Movie Mom

Movie Mom


Post Grad

posted by Nell Minow
B-
Lowest Recommended Age:Middle School
MPAA Rating:Rated PG-13 for sexual situations and brief strong language
Profanity:Some strong language
Nudity/Sex:Sexual references and non-explicit (but embarrassing) situations, references to birth control and STDs
Alcohol/Drugs:Drinking
Violence/Scariness:Tense family confrontations
Diversity Issues:None
Movie Release Date:August 21, 2009

There is not one single thing in this movie that you don’t see or guess from the trailer, but for some audiences that means that it will deliver just what they are looking for.

Alexis Bledel plays Ryden, who thinks the hard part is over because she is graduating from a good school with an excellent record and has lined up an interview for the job of her dreams at a publishing house. But she discovers that, as her father says, “the world doesn’t play by the rules.” Everything is messier and harder to control than she thought. She soon finds herself living back at home with her parents and going on an excruciating series of job interviews only to be subjected to an even more excruciating series of rejections. And to make it all worse, her rival at school (played with zesty mean-girl brio by Catherine Reitman) seems to have effortlessly taken over the life she thought she was supposed to have.

To add to the confusion, there is a handsome and devoted friend who wants to be more (“Friday Night Lights’” Zach Gilford), a handsome next door neighbor who is accomplished, sophisticated, and exotic (Rodrigo Santoro), and an assortment of quirky family problems from her assorted quirky family members.

The most creative part of the film may be the opening credits, as we watch Ryden’s vlog and she tells about her plans. After that, it’s pretty much by the book.

It’s nice to see Michael Keaton back on screen, and the always-watchable Jane Lynch makes the most of the underwritten role of Ryden’s mother. Carol Burnett lugs around an oxygen tank as the irascible grandmother, with her face oddly stretched and kind of spooky. At times the film’s disjointed, almost random moments help to make it feel less formulaic. Santiago and Reitman are more vivid and interesting than any of the main characters, throwing it all off-kilter. And then it takes a predictable, but retro turn that will leave audiences feeling unsatisfied and even cheated. The folks who made this movie need to go back to school and study a little harder.



  • Your Name

    Hi – this is me your over 60 yr old happily married (Over 40 yrs) guy (info just for a prospective). I think it is interesting that most of today’s movies seem to have the “good” guy more committed than the girl. This is another one where she didn’t appreciate what she had until it was gone. This trend seems to go way back (seems like the same trend in 16 Candles years ago). I always wonder how close to reality it is and do they young ladies see this. It might be a good thing to teach in high school instead of how to have sex. Nothing to do with the movie – just something I thought about ½ ways into it. It was interesting that many of the ladies in the movie got mad at the heroine when she missed the date.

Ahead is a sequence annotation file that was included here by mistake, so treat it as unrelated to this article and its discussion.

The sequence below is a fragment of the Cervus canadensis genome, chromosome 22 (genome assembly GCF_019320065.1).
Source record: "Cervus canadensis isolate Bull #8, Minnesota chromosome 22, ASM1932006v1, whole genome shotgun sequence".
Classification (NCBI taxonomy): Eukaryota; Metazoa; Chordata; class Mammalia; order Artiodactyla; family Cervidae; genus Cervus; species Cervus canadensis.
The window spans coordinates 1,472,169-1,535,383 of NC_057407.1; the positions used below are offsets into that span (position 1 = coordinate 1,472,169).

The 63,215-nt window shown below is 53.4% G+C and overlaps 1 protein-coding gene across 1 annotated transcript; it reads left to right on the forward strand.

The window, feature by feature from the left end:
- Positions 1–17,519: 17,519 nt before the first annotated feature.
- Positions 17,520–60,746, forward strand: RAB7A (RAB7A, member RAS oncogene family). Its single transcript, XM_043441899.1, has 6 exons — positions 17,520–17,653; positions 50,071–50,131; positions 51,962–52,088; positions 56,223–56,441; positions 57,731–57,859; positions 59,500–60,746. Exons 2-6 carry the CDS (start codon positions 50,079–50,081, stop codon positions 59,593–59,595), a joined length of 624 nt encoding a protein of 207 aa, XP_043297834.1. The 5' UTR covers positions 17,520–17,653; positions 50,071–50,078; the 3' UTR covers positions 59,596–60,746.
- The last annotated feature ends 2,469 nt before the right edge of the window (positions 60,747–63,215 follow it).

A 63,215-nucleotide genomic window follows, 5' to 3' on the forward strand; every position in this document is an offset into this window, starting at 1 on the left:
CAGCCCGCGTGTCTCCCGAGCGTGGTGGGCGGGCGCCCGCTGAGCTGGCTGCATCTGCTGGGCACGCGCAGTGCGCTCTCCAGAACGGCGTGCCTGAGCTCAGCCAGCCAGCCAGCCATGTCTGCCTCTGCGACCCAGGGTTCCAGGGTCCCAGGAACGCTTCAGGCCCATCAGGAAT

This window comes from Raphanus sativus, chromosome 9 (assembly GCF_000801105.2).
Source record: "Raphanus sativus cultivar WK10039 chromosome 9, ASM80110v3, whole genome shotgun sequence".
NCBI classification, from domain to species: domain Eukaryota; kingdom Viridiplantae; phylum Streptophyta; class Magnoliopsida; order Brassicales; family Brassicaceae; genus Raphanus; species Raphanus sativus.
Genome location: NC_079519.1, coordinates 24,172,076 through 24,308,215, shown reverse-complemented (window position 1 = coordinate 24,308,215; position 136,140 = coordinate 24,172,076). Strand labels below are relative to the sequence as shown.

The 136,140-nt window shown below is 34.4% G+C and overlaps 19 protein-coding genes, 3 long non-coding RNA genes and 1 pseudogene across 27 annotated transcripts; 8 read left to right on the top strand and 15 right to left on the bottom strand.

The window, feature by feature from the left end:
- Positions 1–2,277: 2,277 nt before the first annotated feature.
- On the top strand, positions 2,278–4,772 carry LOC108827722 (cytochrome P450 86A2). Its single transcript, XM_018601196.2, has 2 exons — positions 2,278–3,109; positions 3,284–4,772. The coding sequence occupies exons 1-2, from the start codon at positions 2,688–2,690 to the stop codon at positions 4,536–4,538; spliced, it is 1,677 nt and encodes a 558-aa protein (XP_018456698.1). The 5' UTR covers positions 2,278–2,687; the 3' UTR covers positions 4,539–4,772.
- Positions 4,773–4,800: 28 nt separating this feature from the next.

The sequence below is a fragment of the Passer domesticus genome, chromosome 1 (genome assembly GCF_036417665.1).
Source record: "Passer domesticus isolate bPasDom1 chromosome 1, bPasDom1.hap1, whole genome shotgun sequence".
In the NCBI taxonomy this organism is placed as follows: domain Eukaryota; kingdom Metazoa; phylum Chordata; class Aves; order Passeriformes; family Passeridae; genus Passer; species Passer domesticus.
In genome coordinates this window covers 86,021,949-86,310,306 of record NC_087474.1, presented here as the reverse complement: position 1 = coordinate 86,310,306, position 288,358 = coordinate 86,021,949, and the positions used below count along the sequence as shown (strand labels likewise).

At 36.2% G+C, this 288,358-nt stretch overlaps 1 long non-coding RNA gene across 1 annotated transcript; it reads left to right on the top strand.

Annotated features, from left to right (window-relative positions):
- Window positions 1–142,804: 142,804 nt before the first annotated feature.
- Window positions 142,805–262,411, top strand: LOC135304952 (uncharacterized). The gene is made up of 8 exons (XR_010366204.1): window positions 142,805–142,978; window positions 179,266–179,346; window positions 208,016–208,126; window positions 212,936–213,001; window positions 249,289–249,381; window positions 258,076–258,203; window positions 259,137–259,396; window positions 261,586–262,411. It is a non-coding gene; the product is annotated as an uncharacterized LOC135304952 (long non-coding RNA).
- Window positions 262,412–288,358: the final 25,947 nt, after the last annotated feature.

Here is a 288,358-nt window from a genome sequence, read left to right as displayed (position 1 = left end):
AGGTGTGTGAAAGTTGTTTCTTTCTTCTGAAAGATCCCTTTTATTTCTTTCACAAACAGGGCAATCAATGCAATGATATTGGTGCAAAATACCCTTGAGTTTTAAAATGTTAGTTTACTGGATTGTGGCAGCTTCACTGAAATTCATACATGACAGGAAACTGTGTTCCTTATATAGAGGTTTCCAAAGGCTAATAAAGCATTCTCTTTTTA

• http://blog.beliefnet.com/moviemom/ Nell Minow

    Hello, thanks, and I welcome your perspective on this. Movies (and romantic novels) marketed to women tend to rely on this popular fantasy of being pursued by a man who is completely devoted and (almost) patient. Think of it as a modern-day equivalent to slaying the dragon to win the princess.
    As the conflicts in love stories are generally about overcoming the fear of intimacy, this is one way to address those issues in an near-metaphor. And I think we still have a cultural bias that the man should be the instigator of romance, asking for a date, proposing. But it is also quite often mutual (as in “The Proposal” with Sandra Bullock) or the other way in movies, as in the upcoming “All About Steve” with Sandra Bullock.
    As for missing the date — she really did treat her loyal swain poorly throughout the movie and it was appalling that she missed the date, even for the sexy neighbor. Don’t you think?

  • Tracy

    I just looked up the man who played the neighbor and his name is Rodrigo Santoro, not Santiago. I spent the whole film wondering if he was Karl from Love Actually and, alas, he was.
    Even though I’m sort of the target for this film, as a teenage girl, I’m disappointed I paid $7 for it. I felt the acting was clunky and the script too incoherent. It’s made out to be about Ryden’s job search, but the focus was too often shifted to her family. I only stuck around for the whole movie because I was curious to see if it became less formulaic, and it didn’t.

  • http://blog.beliefnet.com/moviemom/ Nell Minow

    Thank you, Tracy! I mistakenly typed the character name instead of the actor’s name. I appreciate the correction and as you may know the rule is 10 corrections and you get a copy of my book, so keep track! I knew he looked familiar, but did not think of “Love, Actually.” You have a good eye!
    I agree with you entirely — the movie managed to be both formulaic and incoherent, which when you think of it is quite a challenge! Sorry it was a disappointment.

  • Tracy

    I think I already have one correction from your review of Adam, so this makes two :) And even having seen Love Actually as many times as I have (it’s a favorite), it took me a while to recognize him!

  • http://blog.beliefnet.com/moviemom/ Nell Minow

    Excellent, Tracy! Keep the corrections coming. And I love “Love Actually,” too. What a cast!

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